Book Review – City Quilts

We have a wonderful quilting/fabric shop here in Madison, which I visit so often the owner and some of the ladies know me. It’s so nice to go into a shop and be greeted by name!

I was thrilled to find this book, City Quilts by Cherri House, on a recently shopping adventure.

I think the projects in this book are the perfect examples of modern quilts! I adore the inspiration of city life to make quilts representing “urban architecture and landscapes.”

Categories in this book include:

Urban Inspirations, offering insight into why Cherri picked these varied city scenes as the backdrop for her designs, the way the light hits the buildings at different times of day, the way the structures create different patterns, the way the cities are laid out in grids. She discusses building your design skills to create your own possibilities. She illustrates how to make a traditional pattern contemporary, how to throw in something unexpected, how to make statements based on your color choices.

Fabric: The Joy of Solids is a wonderful chapter talking about the palette of solids, using different color schemes to create the right effect or mood you are aiming for.

The Design Play: Endless Possibilities chapter gives us concrete ways to develop our own design skills, using simple graph paper or modern technology. This chapter also goes through the process of selecting borders (or not), quilting designs, and more inspirational guidance.

The Quilts chapter includes 12 quilt projects made from simple squares and rectangles to make interesting geometric designs that are inspired by city life. (see below for a couple examples)

The chapter on Quiltmaking Essentials includes useful techniques and finishing basics.

I have taken a couple graphic design classes, so I appreciate how far the simple geometric shapes will push an art project, especially when sewing with solid fabrics. I love the point Cherri makes in this book that the simplicity in these designs makes these projects beginner-friendly, while still offering the challenge for more experienced quilters of designing your own fresh, modern layouts.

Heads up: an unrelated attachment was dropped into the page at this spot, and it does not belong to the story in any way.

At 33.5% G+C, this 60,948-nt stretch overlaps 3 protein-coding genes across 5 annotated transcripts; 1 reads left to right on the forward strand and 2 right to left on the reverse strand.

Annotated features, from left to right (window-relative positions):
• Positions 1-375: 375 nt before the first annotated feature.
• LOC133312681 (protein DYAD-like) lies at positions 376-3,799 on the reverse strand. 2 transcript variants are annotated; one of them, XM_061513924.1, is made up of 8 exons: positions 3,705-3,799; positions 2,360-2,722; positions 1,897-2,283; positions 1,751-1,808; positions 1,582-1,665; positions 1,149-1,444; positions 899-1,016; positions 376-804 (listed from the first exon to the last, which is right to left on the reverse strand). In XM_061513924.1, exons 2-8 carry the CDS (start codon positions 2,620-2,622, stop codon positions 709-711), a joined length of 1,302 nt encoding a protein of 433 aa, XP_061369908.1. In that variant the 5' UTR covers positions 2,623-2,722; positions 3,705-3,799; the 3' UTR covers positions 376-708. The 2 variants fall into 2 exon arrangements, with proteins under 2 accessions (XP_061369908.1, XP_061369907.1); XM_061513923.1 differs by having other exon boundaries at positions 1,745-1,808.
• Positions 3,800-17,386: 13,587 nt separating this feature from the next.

Many of the projects in this book use black or charcoal gray for sashing, borders and binding, which makes translates well to the hard edges of buildings and the shadows created at corners and crevices. But you could even go the unexpected route by reversing the contrasts. That’s the beauty of this book, it gives you thought-provoking inspiration and guidance to develop your own modern design skills.

We can all relate to the scene that inspired this next quilt – flocks of geese! I love the fresh feel of this one, that it doesn’t have the expected sky blue fabric for the backgrounds.

For those of you with kids who frequent city playgrounds, you may never look at that weathered equipment the same again after seeing this next project. If you don’t have kids, all of these projects still help us notice our surroundings in new ways. I would not have seen this quilt in my mind when looking at playground equipment. But now I see where that scene can lead me in coming up with my own design ideas.

The following project is my absolute favorite in this book. Take a closer look at all those trees and parks in your own community. Wait a minute, this gives me the idea to use my backyard as inspiration for a quilt. It also reminds me of a tile mosaic, which is a beautiful architectural inspiration used by another quilt designer.

Cherri talks about her transformation from being bored with solid fabrics to her joy in working with them now. Subtle changes or gradations in color create a more dramatic effect that print fabrics can. I am slowly building my stash of solid fabrics, and I don’t think I own one piece of black or charcoal gray cotton quilting fabric.

I would love to stretch myself by making something from this book. It has been said quite often that inspiration surrounds you… only if you know how to look for it, not where to look for it. Cherri writes, “be inspired by what is around you.” This book definitely teaches that lesson.

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Previous book reviews:

Small Stash Sewing

Sewing Bits and Pieces